Northwest Arkansas Times from Fayetteville, Arkansas on October 5, 1974 · Page 6
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Northwest Arkansas Times from Fayetteville, Arkansas · Page 6

Fayetteville, Arkansas
Issue Date:
Saturday, October 5, 1974
Page 6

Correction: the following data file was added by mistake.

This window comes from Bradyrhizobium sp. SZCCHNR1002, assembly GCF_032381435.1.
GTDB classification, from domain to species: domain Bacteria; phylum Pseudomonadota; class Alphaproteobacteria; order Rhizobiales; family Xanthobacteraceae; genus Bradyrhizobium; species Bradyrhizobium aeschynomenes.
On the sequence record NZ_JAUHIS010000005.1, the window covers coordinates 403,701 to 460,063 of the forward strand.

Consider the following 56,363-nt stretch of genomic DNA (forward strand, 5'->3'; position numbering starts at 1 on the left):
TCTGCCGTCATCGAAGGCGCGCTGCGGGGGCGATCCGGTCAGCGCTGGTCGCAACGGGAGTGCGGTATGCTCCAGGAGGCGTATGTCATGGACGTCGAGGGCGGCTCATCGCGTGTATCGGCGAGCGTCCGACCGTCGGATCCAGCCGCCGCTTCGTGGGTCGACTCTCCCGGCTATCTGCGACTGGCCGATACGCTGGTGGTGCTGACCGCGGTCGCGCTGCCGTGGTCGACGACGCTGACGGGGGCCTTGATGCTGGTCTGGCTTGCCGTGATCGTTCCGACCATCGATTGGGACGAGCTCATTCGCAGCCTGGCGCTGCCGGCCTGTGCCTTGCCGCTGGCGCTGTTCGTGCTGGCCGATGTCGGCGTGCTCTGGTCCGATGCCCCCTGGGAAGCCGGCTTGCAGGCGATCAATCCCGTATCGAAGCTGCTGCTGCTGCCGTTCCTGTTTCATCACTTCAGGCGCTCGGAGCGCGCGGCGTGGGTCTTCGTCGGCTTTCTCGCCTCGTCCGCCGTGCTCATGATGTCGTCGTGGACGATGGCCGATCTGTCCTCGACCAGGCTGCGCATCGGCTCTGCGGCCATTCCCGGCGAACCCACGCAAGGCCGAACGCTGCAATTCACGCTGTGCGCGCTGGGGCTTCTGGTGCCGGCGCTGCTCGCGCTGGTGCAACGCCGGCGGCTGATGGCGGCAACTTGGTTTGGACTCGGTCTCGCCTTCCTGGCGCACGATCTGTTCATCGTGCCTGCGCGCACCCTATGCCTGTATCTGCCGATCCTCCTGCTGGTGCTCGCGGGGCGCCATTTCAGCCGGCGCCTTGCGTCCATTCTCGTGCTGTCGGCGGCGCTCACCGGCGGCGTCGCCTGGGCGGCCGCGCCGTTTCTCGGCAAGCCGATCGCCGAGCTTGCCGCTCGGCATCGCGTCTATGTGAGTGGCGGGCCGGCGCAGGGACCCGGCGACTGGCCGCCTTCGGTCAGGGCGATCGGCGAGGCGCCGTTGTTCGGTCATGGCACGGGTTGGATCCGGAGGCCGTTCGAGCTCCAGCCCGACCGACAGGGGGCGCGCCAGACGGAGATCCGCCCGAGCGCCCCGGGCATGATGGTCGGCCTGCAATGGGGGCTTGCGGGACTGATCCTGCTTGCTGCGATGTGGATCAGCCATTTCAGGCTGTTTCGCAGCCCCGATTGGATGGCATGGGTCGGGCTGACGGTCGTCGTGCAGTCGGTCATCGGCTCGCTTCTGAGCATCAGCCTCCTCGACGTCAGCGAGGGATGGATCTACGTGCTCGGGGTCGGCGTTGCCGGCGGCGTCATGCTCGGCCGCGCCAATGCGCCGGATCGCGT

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First Win Since 1951 Fayetteville Upsets Northside Northwest Arkansas TIMES, Saturday, Oct. 5, 1974 FAVETTEVILLE, ARKANSAS The Litlle Michael Jackson scored three touchdowns, cushioning Fayetteville against a fourth- quarter passing flurry enabling (lie Bulldogs to upset Fort Smilli Norlhside 20-18 here Friday night. Dayton Lierley after only 1:32 of the third quarter. JOHNSON STOPS IT Punched by a Northside of- 'cnsive tackle, Lierley punched back. Harris then look a swing was Fayetleville's first over Norlhsicte since 1951, and first ever over a Class-AA- AA team. It gave the Bulldogs n 2-3 record, and soaring optimism for the last half ot their first season under Coach Doyne avis. Fayeltcville held the Grizzlies yards rushing, while making its own running game for 256 yards. "Brian ate 'cm alive." said Davis of his fullback who led all rushers with 90 yards in 19 added 77 yards on making Northside's Ira Harris only the third leading rusher with 68 yards on H tries. Aside frm a 48-yard sprint in the first quarter, Harris had a dismal evening. The 9.9 speedster lost three fumbles in the First half am was ejected from the contest along with Fayetteville tackle Lierley. lohnson told Referee Norlhside Wayn Coach Tom Crovella that he coudn't see who started the fight, but hat he had seen Harris and Lierley throw punches. "You can't really say whether .hat was a turning point," said Crovella, 'because you don't know what Harris would have done after that." Said Davis, "I think it h u r t .is the most, because It was like losing two players. Lierley plays both ways." Fayetteville dominated the first halt to the tune of a 13-3 lead and a 7-2 edge in first do\vns. The Grizzlies were able Lo move the stakes on only one of six first-half possessions. End Rick Jones recovered Harris' first fumble at the Northside 34, but Jackson fumbled the ball back to linebacker Jerrel Holmes at the 25. From there on third and 10, Harris sailed down the left sideline until Clark Lewis angled him out o[ bounds at the Bulldog 27. · SAWYER CONNECTS · Quarterback R i c y Eakin completed a 16-yard pass to ullback Cliarle Weindel, set- ,ing up a 25-yard field goal by Buzz Sawyer that put Northside ahead 3-0 with 3:20 left in the first quarter. When the Grizzlies got the ball again, Harris fumbled and recovered at the Bulldog. 48. inebacker . John McCutcheon Fayetteville drove 52 yards to a Iquchdown in eight plays, starting the march in the first quarter and ending it with 9:09 to go in the half. A f t e r quarterback Greg McClelland gained eight yards to the 44 and Jackson seven to the 37, Danny Beam interfered with split end Rick Taylor on $ third-and-10-pass. Wingback Michael Buchanan advanced the ball 15 yards to the five, Ricks pushed it to the three and Jackson dived over from there. McClelland kicked the extra point to give B^ayette- ville a 7-3 lead. S t e p h e n Shaw recovered Jackson's second fumble on the next Bulldog possession, but McCulcheon responded by mak- ng his second recovery on Harris' third fumble. Fayetteville ook over on the Grizzly 39 with 2:43 left and scored in 48 seconds. BUDD BRILLIANT McClelland ran for a first Jown to the 29, setting up a Brilliant 27-yard run by wing- oack Arthur Budd on a counter trap. Jackson swept Ihe loll side for a two-yard touchdown with 1:55 to go. McClelland's extra-point try missed to the right, but Fayelleville led 13-3 into halftime. When Northside elected to receive the second-half kickoff, Davis decided lo take the brisk wind in the Ihird quarter and go or a clinching touchdown. The strategy worked, but only by virture of a game-turning defensive play by Lewis. The Grizzlies abandoned their riming game after rushing for only one first down in the first 10 minutes of the third quarter. Eakin enjoyed immediate pass ing success, hitting tight end Ralph Ohm for 32 yards and Weindel for 11 to the Bulldog 37. Lewis could only make the tackle after each completion. But with wingback Bobby CRUNCH! ,.. Bulldog quarterback Greg McClelland (12) runs head on into Northside de- lender Barry Richardson (19) during Friday night's upset battle at Harmon .Field. The FHS crew went on to down the Grizzlies 20-28. [TTMESphoto by Ken Good) Early Breaks Send Springdale Bulldogs Past Conway Cats 14-7 With Second Half Touchdowns Wesf Fork Tops Elkins By BILL KENNAN . Of (he TIMES Sports Staff ' SPRINGDALE -- The Springdale Bulldogs turned two early big breaks, one offensive and one defensive, into Ma quick touchdowns, just enough to defeat AAA foe Conway 14-7 here Friday evening. Big fullback Mark Zulpo started tilings off on Springdale's very first possesion. The Red Bulldogs took possession, got five freebies on an offside penalty and ihen sent Zulpo around left end for 47 yards to the Conway eight. From there Kerry Burk picked up four inside and on second down ·nolds : Randy Bilderback to vault the ·final four yards to the end zone ·for the first score of the game. ;Stacy Cox was on target with quarterback David Rey- used (he blocking of ithe extra point kick for 'tally. a 7-0 The Springdale defense com- ipletely shut off Conway's of- ·fense and began a drive of their .own on their own 30. Reynolds ; ripped off 15 yards on f i r s t · down to the 45 and then picked ;up 16 more on a second-down ·situation to the Conn-ay 39 IBilderback skirled left aid for ;12 yards to the 27 and Zulpo ,picked up three more on second -.down. Reynolds retreated to pass and fired one to the deep right corner of the end zone only to have fleet defensive halfback Clifton Ealy intercept. Despite the defensively pro duced reprieve the Wampus Cats were still in trouble at their own 23. After absorbing z 15-yard piling-on penalty which nullified some nifty run. ning by tailback Mark Scott, quarterback B o b b y Evans sprinted right on the option plav and attempted to flip the ball Burton who slepped in the path of the. lateral. Burton greedily avoided "minor Conway pursuit and danced easily into the end zone for Springdale's second and final touchdown. Cox was again on target for a 14-0 score. STILL GENEROUS Conway was still in a gene- ·ous mood, however, as they umbied the ensuing kickoff. ipringdale, though, couldn't capitalize on the situation a n d a costly bobble by Paul Hailey cost the Dogs field position.' Early in the second period Conway finally got the break required lo put points on the Doard. The Wampus Cats punted from their own 33. The ball lit Roger Penny and rolled all the way lo.the Springdale nine uliere a swarm of Conway defenders scooped up the ball. From there quarlcrback Bobby Evans retreated as if to pass but then am'hled around right end for the final yards to the end zone. George McKee added Ihe extra point for what eventually became Ihe final 14-7 core. The Conway defense came a live in the second period and fairly well dominated the field of play. Bilderback and Reynolds broke for long gainers, but those efforts failed lo pro duce additional points. Conway in the meantime turned lo the passing game in an attempt to quickly catch the Dogs. Instead Conway passer^- Bobby Evans completed only one aerial in 15 attempts and had two intercept- 1 In all Springdale finished with 302 yards rushing and eight first .downs. Conway could produce, only 61 yards rushing on "our first downs. Springdale will return to ac:ion next Friday evening as :hey take on Siloam Springs for homecoming. out from there, a 12-yard gainer by Anri-Trusr Suit PHILADELPHIA AP) li- Philadelphia B e l l of the World Football League filed a federal anti-trust has suit to Scott. However, it was Jerry theid policies. Davis Cup Default JOHANNESBURG, South Africa -- South Africa won the 1974 Davis Cup title by default when their 3-0 victory over Italy was followed by India's announcement it would forfeit because of South Africa's apar- against the Philadelphia Eagles of the National Football League over use of the city's Veterans Stadium. In a four-count complaint filed Friday, the Bell charged [hat Eagles' owner Leonard H. Tose conspired with Mayor Frank L. Rizzo and other city officials to give the Eagles monopoly in Philadelphia. The Bell, which is playing its first season at aging John F. Kennedy Stadium, states in the complaint that it "must have access to Veteran's Stadium which is suitable for playing major league professional football games." The Eagles currently use Veterans Stadium under a 1971 lease that expires in 1981 andl carries an option to renew for two 10-year periods. The lease provides that no other professional football team may use the stadium. By BRUCE STAPLETON Of the TIMES Sports Stall WEST FORK -- The W e s t Fork Tigers overcame a 6-0 Elkins halftime lead, putting together a pair of offensive explosions in the second half as the Bengals tripped the Elks 12-6 in a non-conference encounter here Friday night. The two teams traded punts through most of the first half, although the Elks mounted one sustained drive which carried to the West Fork 12 early in the game. The Tiger defense held there, however, taking over on downs. Elkins finally got the break it needed late in the first half, when West Fork punter Rex Sparkman hobbled the snap trom center, giving Elkins the Tiger five. Halfback John Bunch rammed for four yards to the one and quarterback Mark Johnson snuck it in from there for the go-ahead touchdown with 2:31 left in the half. The try for two extra points fell short and the halftime tally held at 6-0 Ekins. The third qularter again was a baltle of defenses and-again '.he Tiger defenders stopped an Slkins thrust on downs inside :he WF 15. The Bengals began verging ncluding lalfback Duane Dunkle which took it to the West Fork 33 as time ran out in the third stanza. FIREWORKS START That's when the fireworks began for the T i g e r s . On the first play of the o u r t h quarter. Sparkman dropped back to pass and with 2ft m.p.h. wind gusts behind him .ossed a perfect strike to split end Chuck Seiberl. An Elk defender fell down during the chase and Seiberl sidestepped anolher to cover the remaining 40 yards in a breeze to complete a 67-yard pass play. The extra-point atlempt fel! short, leaving the score knotted up at 66, with 11:45 still left in the game. West Fork forced an Elkins punt on the Elks' first possession after the kickoff. The punt came up short and set' up another offensive blilz by Wes Fork for the clinching touch down. On the first play following the punt, Dunkle swept left end and simply outran Ihe Elkins secondary for a 34-yard louch down. Dunkle's exlra point kick was another squibber, but with 8:21 to play the Tigers were on lop for the first time in the game, 12-6. Elkins had one more scoring oppqrtunily late in the 'game driving to Ihe Wesl Fork 1£ where the Elks faced .own and five situation with wo minutes to play. Johnson vent ' down about six inches hort of the first down on a :eeper and that was the ball ;ame. INSURANCE RUN West Fork halfback John Ichuster broke for a 20-yard ;ain after the Tigers took over o help them run out the clock nd preserve the victory. The game was a hard-fought defensive battle most of the vay, with the wind a big factor curbing the usually . potent Vest Fork passing attack. The Clkins running game, led by lay on defense. Team statistics showed Elktns dth a slight edge, including 17 rst downs to 11 for West Fork, nd 211 yards total offense to 00 for the Tigers. Bunch had 108 y a r d s on 23 arries to lead the Elks ground Hack, while Paschal collected 3 on 11 tries and Ledbetter 0 on 11. Dunkle paced the , 3unch, Rick Ledbetter and Robert Paschal, was effective at mid field but a gritty West ork defense usually managed o come up with the stopper vhen it counted. "Elkins was whipping our line the. first half," according to A'est Fork Coach Alvy Early, 'and that strong south wind ept us from passing as much as we would have liked. "What I'm especially proud of," he continued, "is that our seniors got together and got some pride in that second half. Vhat we wanted to do was take he kickoff and maintain some dnd of field position in the third quarter, so we could start passing in the fourth quarter with the wind at our back." Early had special praise for iiis backs Dunkle, Schuster and Siloam Battles Harrison To Tie HARRISON -- Siloarn Springs and Harrison battled to a 7-7 draw here Friday night in a crucial Region 1-AA match-up highlighted by hard-nosed de fensive play from both teams. Both touchdowns were scoret in the second quarter. Siloam picked up its six-pointer when Snodgrass ' grabbed a Harrison fumble and scampered in from 15 yards out for the score. Jim Barnett followed with t h e extra point. Just prior to the Siloam touchdown, the Panthers had driven to the Harrison one, only to be stopped on downs. Th Goblins took over, ran a couple of plays and then fumbled. Siloam Springs is now 2-2- pii the season, including 1-1-1 in 1-AA conference play. Harri so is 3-1-1, and this was th' first league action for the Gob lins this season. Sparkman for their all-around play offensively and defen sively. He also credited Seibert Roland Rollins, Reggie Higgs Don Rollins, Jack Webster am outstanding Farminglon Cardinals Riddle Yellville By Big 48-14 Tally FARMINGTON -- The Farm- inglon Cardinals kept their impressive imhealen slreak inlaet y annihilating Yellville here Friday evening. 48-14 By the end of Ihe first half the Scoreboard read 36-9. Yellville scored finally late in the third and fourth periods on Ihe Cardinal reserves. Fullback Floyd Shelly scored the initial touchdown with 10:46 left in the opening period on a 10-yard run. Bill Cooper scored the two-point conversion for an 8-0 lead. Cooper then scored the second touchdown from two yards away with 4:05 left in the opening period. This time Shelly kicked the extra point for a 15-0 margin. Quarterback Doug Edwards turned to the passing game and hit Bill Carter for 10 yards and a touchdown wilh 7:31 lefl in the second period. A g a i n Shelly kicked the extra point for a 12-0 score. Cooper scored with 6:13 left, in the half on a 35- yarder and Shelly danced into the end zone on a 10-yarder to end the first half carnage. The final Iwo Farminglon touchdov/ns came on runs of 20 yards by Cooper and two yards by reserve quarterback Tommy Phillips. Farmington finished with 18 first downs, 411 -yards rushing, 23 yards passing and a whopping 185 yards in penalties. Bill Cooper was the offensive star with 145 rushing yards while running mate Floyd Shelly finished wilh 102 yards. Gary Cooper managed 57 yards and Arlin Oxford 43. Doug Edwards completed three of eight passes. The Cardinal defense played well, intercepting two passes and recovering three fumbles. Kevin Cooper Bcnnish, led Ihat Farmington effort. Shelly and part of the Next week the Cardinals take on Lincoln. Farmington has won 28 straight games. Springdale quarterback David Reynolds (12) had considerable success r u n n i n g t h e quarterback option and boot- Running With Authority leg scries. Ahove Reynolds t u r n s iiplinlil Stewart McConn r I I (31) closing In for t h e iackle, Conway's Grenevle Wright (76) and William Forte (43) partially hlrlrlcn he- hind Reynolds, frail the play. (TIMESphofn Chuck Cunning ham) Tigers with 84 yards on carries, while Schuster had 62 on 12 tries. Both .West Fork and Etkins are now 2-3 on the season. Nexl week West Fork takes on Dis trict 1-A foe Green Forest a home, while Elkins also has home date, against Ozark Con ference foe Yellville. Prairie Grove Roars Past Greenland 32-11 GREENLAND - The Prairei rove Tigers apotted Greenland an early 3-0 lead, then eame oaring back with a touchdown arrage in the second half to vhip the Pirates 32-11 in a non- jonference game h e r e Friday ight. Greenland scored first on a 31 - yard field goal by Dennis Caudle with 11:38 left in the second quarter. That tally was set up by a Prairie Grove fum- ile on a pilchout in its own territory, but the Pirates were inable to penetrate the Tiger defense. Prairie Grove picked up i t s irst touchdown following short Greenland punt which al- owed the'Tigers to set up shop rom the Pirate 35. After short drive, R y a n McDonald struck from six yards out for lie touchdown with 4:42 left in he half. The tr for two extra points was no good, leaving the score at 6-3 Prairie Grove, and the Tigers never trailed after that. Greenland was still in the ;ame, however, until late in the -hird quarter, when the Tigers opened the flood gales for second half scoring spree. Prairie Grove drove 90 yards for its second touchdown, capped with a 13-yard run by McDonald for the score. That pushed :he Tiger margin to 12-3 with 37 seconds left in the thirc quarter. Another short Greenland punl set up the next PG six-pointer this one coming on a one-yard plunge by fullback Jackie Hulet with 7:26 left in the game. That gave the visitors a commanding 18-3 advantage. Prairie Grove's Cary Bartholomew intercepted a Greenlam pass, pulling the Tigers in bus iness at the Pirate 'ID. After three running plays, quarter back Aaron Smith passed 12 yards to Steve M o o r e for the touchdown. Smith followed that up by run ning for the two-point conver sipn to give PG a 26-3 b u l g e midwa into the f i n a l period. Greenland garnered its only touchdown for Ihe game on a 72-yard pass interception return by Robert Ridley. Quarterback Morris Lawson passed to Ridley for the two - point conversion cutting the Tiger margin to 26 11 with 3:08 left in the game. Prairie Grove's Steve Moore returned the favor later In the final stanza, however, picking off a Greenland pass and re turning it 35 yards for th Tigers last touchdown with 1:0 to play. In all Prairie Grove inter cepted four Greenland passes The Tigers held Greenland to only seven yards total offense in the first half. Prairie Grove had a bit slal istical edge in the game wilh 342 ards rushing pnd 18 passinj to 18 and 34 for the Pirales The Tigers had 13 first down to six for Greenland. McDonald had a big nigh rushing for PG, piling up 15, yards on 21 carries lo lend sup port. Steve Anderson led al Greenland rushers wilh 46 yards on seven carries. Defensively for Prairie Grove, linebacker Hulet had six tackle on Ihrce assists, tackle Jame Foster five tackles and two as TRI-LAKES ANTENNA Sales and Service Hew Uted AnttnnM Color » Black Whlll ·or.idri · Tewcn Free Etttmatn J51-7S27 TSl-MM ists, and tackle Bill McCIur our tackles and five assists. Prairie Grove is now 2-3 on tie season, while Greenlan lands 2-2-1. According to PG Coach Vo lads, "We've got four horn games in a row now. We neede his one tonight to get us in the right foot." The Tigers ./start that .horn stand against rugged confe rence foe Gravette next Friday reenland will play Ozar inference foe Pea R i d g e o he road. about to score with akin's next pass', Lewi made diving interception at the ^ght-yard line. That inspired the Bulldogs to 92-yard, ; 13-play touchdown rive. Eleven of the plays came i the third quarter. Highlights ere runs of 16 yards by Me- JlcllHrid, 20 by R i c k s and 11 y Jackson, selling up a 12-yard mi lo the 20 by McClelland u third and six. On the first play of the fourth uarter. Jackson made a Joe fashinglon-like cul and zipped yards to the one. He dived ver again with 1:38 to play, nd McClelland's PAT mada IB score 20-3. QUICK STRIKES But now Hie Grizzlies had the 'ind, and it took them only :22 lo score. Beam returned :ie kickoff to his 30, and a lefensive holding penalty mov- d the ball to the 45. Eakin ovcred the other 55 yards witli ,vo completions, a 32-yarder lo )hm and a 23-yarder lo Durbin or the touchdown. Sawyer added the extra point .nd Northside trailed 20-10 with 0:16 left. The wind blew Ihe ball off he tee before Norlhside could ick o f f , but not before Davis loticed lliat both the safely and Sawyer had approached · tha iall. He aligned his Icam accordingly, and Budd covered he onside kick at the Fayelte- ·ille 44. Northside got the ball al its 46 after the wind boomeranged all but six yards of McCleland's punt, but the Bulldogs lad devised a way lo s t o p iakin's passing. Steve Roberts. WcCutcheon and Billy Harrison .hrew Eakin for three straight seven-yard losses on blitzes. Harrison reached Eakin for fourth seven-yard loss on the Jrrizzlles' next possesion, and Northside didn't get the ball a^an until 1:12 remained. The Sulldogs'quit blitzing then, so Eakin passed his team 80 yards to a toucdown in one minute. After a four-yard loss, he hit Durbin for 33 yards, Ohm for 28 and Beam for nine, On fourth and one from the 14, Eakin found Beam again f o r s i x points. Weindel swept right for a two-point conversion, and the Grizzlies had 12 seconds left with which to contrive a winning field goal. They almost got possessionon the onside kick, but · Bruce McCleod emerged with the ball for Fayetteville after muffing it. BIG PASSING LEAD Northside's lightning - bolt louchdowns gave it a lot al offense edge of 325 yards to 284, built on a 256-28 passing advantage. Eakin completed 12 of 22 throws, while McClelland connected oh just one of seven. The Bulldogs led in first downs, 13 to 12. "On (heir last drive," said (CONTINUED ON PAGE 7) Southwest Loop To Blame For Top Ten Fluctuation If you've noticed the wire service top ten polls fluctuating ike Ihe slock markel on Black Friday, you can lay a heap of he blame on the Southwest Conference. During the first three weeks of Ihe season SWC learns have ilayed seven games against ,eams Ihat were ranked among the national leaders at the time of the game -- and the SWC has won four of them. ( It all began on Sept. 14 when Arkansas measured fifth-ranked Southern California, 22-7. Oklahoma, the Associated Press' pre-season leader, escaped with a 28-11 victory over Baylor the same day and both Southern [lal and Oklahoma dropped in the rankings.' The next weekend Texas AM whipped LSU (17th in AP and 16lh in United Press International), while Arizona Stale was holding its No. Ten ranking with a 37-7 victory over TCU. Meanwhile, Ihe SWC was creating confusion in reverse as Arkansas (lenlh in AP, ninth in UPI) absorbed a 26-7 loss at the h a n d s of Oklahoma Slate. Which brings the battered pollsters to last weekend. Oklahoma State, which had risen to 13lh and eighth in the Iwo polls, took a 31-14 beating from Baylor, while Texas Tech scored a convincing 26-3 victory over Texas (sixth and lifth in the two polls at the time), SMU BEATEN On the same day first-ranked Ohio Slale scored over SMU, 28-9, lo bring Ihe ranked teams' current record to three victories and four losses against SWC teams. And the ups and downs are reflected in SWC representation among the laders through three leclic weeks. When Texas Tech was named to both top tens this week, the Raiders became Ihe fourth SWC team to be so tonored this season. Here's · the SWC's status luring the first three weeks of First week--Texas ninlh and Arkansas lenth in AP, Texas eighth and Arkansas ninth in UPI; Second week --Texas sixth and Texas AM ninth in AP, Texas fifth and AM seventh n UPI; Third Week -- AM fiflh, Texas Tech tenlh. Texas I9!h and Arkansas 20th in AP; AM fourth, Tech seventh and Texas 16th in UPI. This Saturday, for the first .ime this season, no SWC mem- ier is playing a learn ranked n the top ten in either poll. The voters can probably use the break. COMPLETE LINE Of BUILDING MATERIALS QUALITY MATERIALS at DISCOUNT PRICES BANKAMERICARD- MASTER CHARGE WELCOME DELIVERY SERVICE ALSO NEW HOMES AVAILABLE IN SEVERAL LOCATIONS KELLEY BROTHERS 2401 NORTH GREGG ON Wait Township North Gregg Phona 442-2351 MARSH'S RACING TIRES Marsh's Tires for Pick-Ups Marsh's Tires for Family Cars Marsh's Tires for Compact Cars Marsh's Tires for Motorcycles Marshs' Tires for Snow Marsh's Tires for Race Marsh's Tires for Your Need MARSH'S RACING TIRES Hwy. 71 No. at 71 Bypass, Fayettevill*